1. Construction work, smoking, and eating fast foods
  2. Smoking, drinking alcohol, and exercising
  3. Eating fast foods, construction work, and drinking lots of water
  4. Smoking, construction work, and working long hours
What lifestyle changes can Kai make early on to decrease his chance of developing a chronic respiratory disease?
  1. Working out
  2. Smoking cessation and eating better
  3. Different job
  4. Go back to school

Nutritional Needs Related to Pulmonary System for the Adult

Nutritional support is essential throughout the lifespan in maintaining healthy lung function (Collins et al., 2019; Scoditti et al., 2019; Sharifi-Rad et al., 2019; Vahid & Rahmani, 2021; Voraphai et al., 2022; Yuan et al., 2021). As lung function and capacity decline as a client ages, the importance of healthy lifestyles and nutrient-rich dietary choices cannot be overstated. The dietary choices include antioxidant-rich foods that protect the lungs from free radical damage (discussed in the next section) and oxidative stress. Fruits and vegetables are excellent sources of antioxidant-rich foods, especially berries, citrus fruits, leafy greens, and tomatoes. Omega-3 fatty acids hold anti-inflammatory properties that reduce inflammation in the lungs. Excellent sources of omega-3 fatty acids include salmon, mackerel, sardines, flaxseeds, chia seeds, and walnuts. Lean protein is an essential macronutrient to aid in repairing lung tissue and is found in skinless chicken, fish, beans, and legumes. Avoiding harmful environmental substances, not smoking, avoiding excessive alcohol intake, and getting regular exercise promotes lung function and health.

Later Adulthood

As people age, their progression parallels their risk for chronic disease. The lungs experience physiological changes as people age, leading to altered lung capacity and increased risk for infection. The lungs also suffer a barrage of continuous assaults over their lifetime. These assaults are chemical, mechanical, biological, immunological, and xenobiotic. These insults lead to oxidative stress in the lung tissue because of antioxidant capacity depletion.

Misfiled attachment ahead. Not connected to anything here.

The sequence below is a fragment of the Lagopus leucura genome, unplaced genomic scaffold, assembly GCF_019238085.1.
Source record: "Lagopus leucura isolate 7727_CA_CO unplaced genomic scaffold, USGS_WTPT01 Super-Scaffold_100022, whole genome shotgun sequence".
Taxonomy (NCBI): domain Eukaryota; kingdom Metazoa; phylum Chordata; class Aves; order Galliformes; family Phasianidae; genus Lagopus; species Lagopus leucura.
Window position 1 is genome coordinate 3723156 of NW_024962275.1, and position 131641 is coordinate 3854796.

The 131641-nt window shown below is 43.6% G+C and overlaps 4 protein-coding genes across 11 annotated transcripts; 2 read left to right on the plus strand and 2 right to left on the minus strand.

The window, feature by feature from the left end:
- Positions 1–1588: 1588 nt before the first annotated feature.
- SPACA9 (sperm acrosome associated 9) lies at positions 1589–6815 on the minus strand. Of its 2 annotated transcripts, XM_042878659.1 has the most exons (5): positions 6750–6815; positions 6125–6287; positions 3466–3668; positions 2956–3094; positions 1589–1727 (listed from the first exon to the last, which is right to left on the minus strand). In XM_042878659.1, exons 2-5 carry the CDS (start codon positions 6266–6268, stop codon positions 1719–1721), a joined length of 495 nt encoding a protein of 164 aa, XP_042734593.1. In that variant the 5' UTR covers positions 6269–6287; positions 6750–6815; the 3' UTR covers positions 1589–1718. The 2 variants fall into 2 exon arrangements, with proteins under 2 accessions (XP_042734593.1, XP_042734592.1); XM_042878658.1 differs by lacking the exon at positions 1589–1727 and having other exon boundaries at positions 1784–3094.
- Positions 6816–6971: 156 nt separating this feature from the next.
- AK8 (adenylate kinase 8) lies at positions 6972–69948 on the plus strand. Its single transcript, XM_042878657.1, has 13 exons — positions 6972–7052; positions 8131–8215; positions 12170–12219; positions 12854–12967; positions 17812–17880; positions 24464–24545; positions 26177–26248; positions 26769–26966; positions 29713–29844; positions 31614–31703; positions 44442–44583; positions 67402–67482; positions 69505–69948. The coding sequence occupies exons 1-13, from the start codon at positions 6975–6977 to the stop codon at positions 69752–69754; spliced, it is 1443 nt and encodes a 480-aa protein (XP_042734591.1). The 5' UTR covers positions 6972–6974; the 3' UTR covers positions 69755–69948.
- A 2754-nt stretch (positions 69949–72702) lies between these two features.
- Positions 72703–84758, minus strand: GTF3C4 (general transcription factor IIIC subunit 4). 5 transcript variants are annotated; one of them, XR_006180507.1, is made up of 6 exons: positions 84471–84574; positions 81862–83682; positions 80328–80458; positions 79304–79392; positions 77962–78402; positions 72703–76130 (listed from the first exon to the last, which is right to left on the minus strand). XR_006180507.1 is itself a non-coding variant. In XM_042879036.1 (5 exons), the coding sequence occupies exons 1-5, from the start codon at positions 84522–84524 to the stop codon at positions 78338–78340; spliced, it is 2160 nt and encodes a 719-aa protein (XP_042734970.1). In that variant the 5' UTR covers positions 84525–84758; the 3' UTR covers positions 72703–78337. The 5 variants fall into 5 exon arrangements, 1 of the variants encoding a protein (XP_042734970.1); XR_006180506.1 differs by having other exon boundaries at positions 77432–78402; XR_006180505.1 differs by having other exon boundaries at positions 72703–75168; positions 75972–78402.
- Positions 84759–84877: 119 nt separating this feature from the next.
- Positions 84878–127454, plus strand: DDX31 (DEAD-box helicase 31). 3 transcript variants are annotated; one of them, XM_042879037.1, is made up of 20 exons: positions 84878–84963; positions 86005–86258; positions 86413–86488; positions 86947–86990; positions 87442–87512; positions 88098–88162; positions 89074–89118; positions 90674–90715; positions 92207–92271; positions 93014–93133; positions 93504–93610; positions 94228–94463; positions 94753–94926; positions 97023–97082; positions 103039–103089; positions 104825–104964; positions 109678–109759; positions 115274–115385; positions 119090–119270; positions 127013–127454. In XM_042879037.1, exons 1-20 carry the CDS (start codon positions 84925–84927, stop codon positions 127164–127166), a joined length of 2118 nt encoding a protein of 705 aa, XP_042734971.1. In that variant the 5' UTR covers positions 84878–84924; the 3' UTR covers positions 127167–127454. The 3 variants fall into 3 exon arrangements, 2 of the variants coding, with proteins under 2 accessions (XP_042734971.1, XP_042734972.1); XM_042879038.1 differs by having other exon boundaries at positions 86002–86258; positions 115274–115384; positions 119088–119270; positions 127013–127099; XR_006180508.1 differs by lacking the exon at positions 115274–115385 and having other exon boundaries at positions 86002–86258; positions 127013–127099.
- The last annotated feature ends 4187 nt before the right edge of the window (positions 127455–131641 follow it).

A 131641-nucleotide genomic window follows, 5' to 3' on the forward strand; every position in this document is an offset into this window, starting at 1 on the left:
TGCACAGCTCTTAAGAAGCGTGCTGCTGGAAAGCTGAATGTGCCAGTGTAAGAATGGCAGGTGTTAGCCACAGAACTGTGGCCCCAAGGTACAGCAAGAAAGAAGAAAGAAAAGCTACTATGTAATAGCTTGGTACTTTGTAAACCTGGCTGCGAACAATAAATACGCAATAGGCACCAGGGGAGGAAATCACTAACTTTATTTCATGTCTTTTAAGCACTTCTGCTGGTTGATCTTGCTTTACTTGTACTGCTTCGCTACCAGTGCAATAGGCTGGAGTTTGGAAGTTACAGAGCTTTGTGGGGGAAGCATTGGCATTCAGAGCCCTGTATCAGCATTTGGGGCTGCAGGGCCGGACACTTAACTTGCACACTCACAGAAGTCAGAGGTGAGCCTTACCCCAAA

Free radicals are unstable molecules that contain unpaired electrons in an atomic orbit that participate in phagocytosis's cellular destruction mechanism through macrophages and granulocytes (Sharifi-Rad et al., 2020). Phagocytosis is the process of phagocytes ingesting and eliminating larger particles. Free radicals are kept at bay by the body’s antioxidant system. Adverse effects occur when homeostasis of the free radicals is not maintained. Research studies indicate the free radicals of oxygen play a role in chronic disease and deoxyribonucleic acid (DNA) damage (Sharifi-Rad et al., 2020). Increasing the amounts of free radicals cause cellular damage and apoptosis (the death of cells). Antioxidants counteract the free radical destruction process.

Nutritional Needs Related to Pulmonary System for the Older Adult

The nurse treating older clients must recognize the need for antioxidant supplements. The current American diet is high in processed foods and additives. These food choices increase the risk for oxidative stress in the body, depleting the antioxidant capacity. The pulmonary system’s reaction to oxidative stress includes activating the inflammatory response, which further compromises the lungs and cascades further oxidative stress. These oxidative reactions to the stressors are directly linked to chronic diseases such as asthma, chronic obstructive pulmonary disease (COPD), and lung cancer (Rogers & Cismowski, 2018).